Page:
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The Vital Role of “Warm Ice Age” on Earth’s Climate Cycles

Approximately 700,000 years ago, a “warm ice age” irrevocably altered the climate cycles on Earth. The polar glaciers extended significantly during this abnormally warm and moist time.

Long-term expansion of Mediterranean forests and increase in precipitation as well as an enhanced East Asian summer monsoon associated with the increase and northward migration of the Atlantic moisture source. Paradoxically, the glacial was warmer and wetter than the preceding interglacial. Image Credit: © André Bahr

A European research group, including Earth scientists from Heidelberg University, utilized recently acquired geological data in conjunction with computer simulations to recognize this seemingly paradoxical connection. According to the experts, this substantial alteration in the Earth’s climate caused the change in climatic cycles, signifying a critical stage in the planet’s later climate evolution.

The emergence of huge ice sheets in the Northern Hemisphere characterizes geological ice ages, also known as glacial periods. Every 100,000 years over the last 700,000 years, phases transitioned between various glacial and warm periods.

However, the Earth’s climate was once dominated by 40,000-year cycles with shorter and weaker glacial periods. Climate cycles changed during the Middle Pleistocene Transition era, which began roughly 1.2 million years ago and concluded approximately 670,000 years ago.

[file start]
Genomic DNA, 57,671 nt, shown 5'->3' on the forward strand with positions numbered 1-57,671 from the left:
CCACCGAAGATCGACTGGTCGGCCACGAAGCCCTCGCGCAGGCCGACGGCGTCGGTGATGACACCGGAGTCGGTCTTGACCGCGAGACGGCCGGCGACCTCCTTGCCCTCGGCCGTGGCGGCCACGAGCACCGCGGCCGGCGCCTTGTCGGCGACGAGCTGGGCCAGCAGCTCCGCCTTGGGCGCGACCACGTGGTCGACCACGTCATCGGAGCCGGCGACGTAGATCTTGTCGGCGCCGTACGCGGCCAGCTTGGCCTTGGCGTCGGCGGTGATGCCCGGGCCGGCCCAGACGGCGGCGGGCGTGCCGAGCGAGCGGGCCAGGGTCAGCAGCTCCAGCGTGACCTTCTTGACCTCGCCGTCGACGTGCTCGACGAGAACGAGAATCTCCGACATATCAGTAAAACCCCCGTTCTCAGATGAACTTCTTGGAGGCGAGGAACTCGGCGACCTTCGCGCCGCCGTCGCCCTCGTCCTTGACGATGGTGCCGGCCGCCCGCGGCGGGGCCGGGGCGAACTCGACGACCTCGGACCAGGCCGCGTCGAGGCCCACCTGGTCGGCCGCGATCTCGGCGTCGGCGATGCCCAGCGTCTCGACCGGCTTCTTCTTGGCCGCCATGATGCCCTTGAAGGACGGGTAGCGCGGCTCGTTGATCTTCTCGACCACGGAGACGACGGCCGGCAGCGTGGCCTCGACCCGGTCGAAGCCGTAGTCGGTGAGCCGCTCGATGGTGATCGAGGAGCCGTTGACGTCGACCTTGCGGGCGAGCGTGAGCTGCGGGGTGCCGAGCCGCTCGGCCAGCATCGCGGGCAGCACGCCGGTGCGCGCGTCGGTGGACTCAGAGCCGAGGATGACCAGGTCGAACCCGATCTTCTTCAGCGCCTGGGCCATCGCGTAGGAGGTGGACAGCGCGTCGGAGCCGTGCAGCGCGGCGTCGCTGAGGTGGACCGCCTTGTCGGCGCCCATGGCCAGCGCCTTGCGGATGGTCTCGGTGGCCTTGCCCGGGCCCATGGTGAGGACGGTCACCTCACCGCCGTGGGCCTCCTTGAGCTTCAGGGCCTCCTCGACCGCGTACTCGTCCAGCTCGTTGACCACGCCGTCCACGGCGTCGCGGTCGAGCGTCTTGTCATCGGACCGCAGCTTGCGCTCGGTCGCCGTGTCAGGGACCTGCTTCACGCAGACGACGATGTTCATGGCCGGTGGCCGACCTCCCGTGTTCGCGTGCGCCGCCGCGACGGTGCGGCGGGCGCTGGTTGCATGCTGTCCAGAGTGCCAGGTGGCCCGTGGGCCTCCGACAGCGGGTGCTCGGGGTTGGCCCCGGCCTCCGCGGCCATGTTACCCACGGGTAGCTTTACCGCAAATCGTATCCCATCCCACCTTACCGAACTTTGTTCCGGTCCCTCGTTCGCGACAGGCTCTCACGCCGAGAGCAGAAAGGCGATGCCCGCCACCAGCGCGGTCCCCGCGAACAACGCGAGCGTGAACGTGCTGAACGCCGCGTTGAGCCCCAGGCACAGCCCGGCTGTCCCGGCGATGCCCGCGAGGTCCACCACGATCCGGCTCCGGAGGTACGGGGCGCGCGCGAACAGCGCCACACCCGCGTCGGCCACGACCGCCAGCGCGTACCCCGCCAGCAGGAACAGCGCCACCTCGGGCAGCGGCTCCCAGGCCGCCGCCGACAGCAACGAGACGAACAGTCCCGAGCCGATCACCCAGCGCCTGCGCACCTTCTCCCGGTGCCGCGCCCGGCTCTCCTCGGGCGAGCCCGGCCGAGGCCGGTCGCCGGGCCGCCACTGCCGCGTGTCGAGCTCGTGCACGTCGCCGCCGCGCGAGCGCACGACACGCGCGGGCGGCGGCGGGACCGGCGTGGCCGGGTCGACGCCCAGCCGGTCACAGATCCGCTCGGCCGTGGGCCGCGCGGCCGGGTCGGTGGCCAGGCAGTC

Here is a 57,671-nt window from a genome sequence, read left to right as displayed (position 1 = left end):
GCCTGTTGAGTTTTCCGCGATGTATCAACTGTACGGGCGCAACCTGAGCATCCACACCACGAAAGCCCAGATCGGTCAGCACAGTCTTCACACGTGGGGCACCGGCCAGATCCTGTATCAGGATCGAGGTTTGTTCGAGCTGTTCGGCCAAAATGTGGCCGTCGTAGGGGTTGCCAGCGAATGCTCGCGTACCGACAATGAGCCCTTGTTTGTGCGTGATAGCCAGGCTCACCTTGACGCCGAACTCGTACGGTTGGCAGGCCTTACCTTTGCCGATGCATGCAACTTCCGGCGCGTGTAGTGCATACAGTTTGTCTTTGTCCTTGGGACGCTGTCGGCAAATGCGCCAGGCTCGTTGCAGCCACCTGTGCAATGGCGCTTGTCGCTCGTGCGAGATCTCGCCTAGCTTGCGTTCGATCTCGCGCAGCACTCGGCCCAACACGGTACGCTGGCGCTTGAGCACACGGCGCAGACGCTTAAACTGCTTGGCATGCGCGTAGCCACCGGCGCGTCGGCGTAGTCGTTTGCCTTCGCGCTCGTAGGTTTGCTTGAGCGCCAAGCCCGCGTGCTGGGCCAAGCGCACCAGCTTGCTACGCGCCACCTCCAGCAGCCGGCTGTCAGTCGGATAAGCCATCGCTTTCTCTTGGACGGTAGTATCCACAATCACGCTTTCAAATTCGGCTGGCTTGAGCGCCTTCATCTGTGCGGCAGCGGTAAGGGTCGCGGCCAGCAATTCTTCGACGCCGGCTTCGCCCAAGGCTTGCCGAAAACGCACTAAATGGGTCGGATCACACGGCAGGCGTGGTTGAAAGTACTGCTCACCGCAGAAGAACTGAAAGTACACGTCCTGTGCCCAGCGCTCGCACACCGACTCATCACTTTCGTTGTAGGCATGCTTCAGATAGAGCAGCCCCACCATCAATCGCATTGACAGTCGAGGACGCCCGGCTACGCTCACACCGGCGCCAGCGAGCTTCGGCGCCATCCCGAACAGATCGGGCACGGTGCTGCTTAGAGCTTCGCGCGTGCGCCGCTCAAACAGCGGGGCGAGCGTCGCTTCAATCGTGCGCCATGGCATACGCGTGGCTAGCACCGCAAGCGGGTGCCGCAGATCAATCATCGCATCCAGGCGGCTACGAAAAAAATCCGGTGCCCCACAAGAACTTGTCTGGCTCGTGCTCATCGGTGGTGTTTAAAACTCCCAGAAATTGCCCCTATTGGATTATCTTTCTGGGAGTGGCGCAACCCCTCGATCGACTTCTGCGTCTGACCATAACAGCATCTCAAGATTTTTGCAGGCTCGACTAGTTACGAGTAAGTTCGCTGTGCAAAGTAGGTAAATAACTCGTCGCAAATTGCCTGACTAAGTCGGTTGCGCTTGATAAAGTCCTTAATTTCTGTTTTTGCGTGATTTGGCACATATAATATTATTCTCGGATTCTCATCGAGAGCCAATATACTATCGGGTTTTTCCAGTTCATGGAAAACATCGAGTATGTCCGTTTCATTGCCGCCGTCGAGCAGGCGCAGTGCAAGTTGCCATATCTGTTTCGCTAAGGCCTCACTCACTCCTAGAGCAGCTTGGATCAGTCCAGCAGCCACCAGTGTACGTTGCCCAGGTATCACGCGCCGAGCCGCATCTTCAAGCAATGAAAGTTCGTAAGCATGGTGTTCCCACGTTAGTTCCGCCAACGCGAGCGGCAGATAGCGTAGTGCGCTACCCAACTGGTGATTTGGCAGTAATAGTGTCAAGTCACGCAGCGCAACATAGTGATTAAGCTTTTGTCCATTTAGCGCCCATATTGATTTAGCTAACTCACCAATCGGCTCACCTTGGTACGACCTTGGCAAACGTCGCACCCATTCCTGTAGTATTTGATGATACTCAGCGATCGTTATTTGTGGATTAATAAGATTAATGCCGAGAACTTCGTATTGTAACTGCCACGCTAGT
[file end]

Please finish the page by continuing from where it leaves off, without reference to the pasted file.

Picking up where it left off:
The mechanisms responsible for this critical change in the global climate rhythm remain largely unknown. They cannot be attributed to variations in the orbital parameters governing the Earth’s climate. But the recently identified ‘warm ice age’, which caused the accumulation of excess continental ice, did play a critical role.

Dr. André Bahr, Associate Professor, Institute of Earth Sciences, Heidelberg University

For their research, the investigators utilized new climate records from a drill core off Portugal and loess records from the Chinese Plateau. After that, the data was incorporated into computer simulations. Over the past 800,000 to 670,000 years, the models reveal a long-term warming and wetting trend in both subtropical regions.

During the Middle Pleistocene Transition period, sea surface temperatures in the North Atlantic and tropical North Pacific were warmer than during the preceding interglacial, the interval between the two ice ages. This resulted in higher moisture production and rainfall in Southwest Europe, increased Mediterranean forests, and increased summer monsoon in East Asia.

The moisture also made its way to the poles, where it helped to expand the Northern Eurasian ice sheets.

They persisted for some time and heralded in the phase of sustained and far-reaching ice-age glaciation that lasted until the late Pleistocene. Such expansion of the continental glaciers was necessary to trigger the shift from the 40,000-year cycles to the 100,000-year cycles we experience today, which was critical for the Earth’s later climate evolution.

Dr. André Bahr, Associate Professor, Institute of Earth Sciences, Heidelberg University

Researchers from France, Germany, Spain, and Portugal contributed to the study. The research was supported by the German Research Foundation.

Journal Reference:

Sánchez Goñi, M. F., et al. (2023). Moist and warm conditions in Eurasia during the last glacial of the Middle Pleistocene Transition. Nature Communications.


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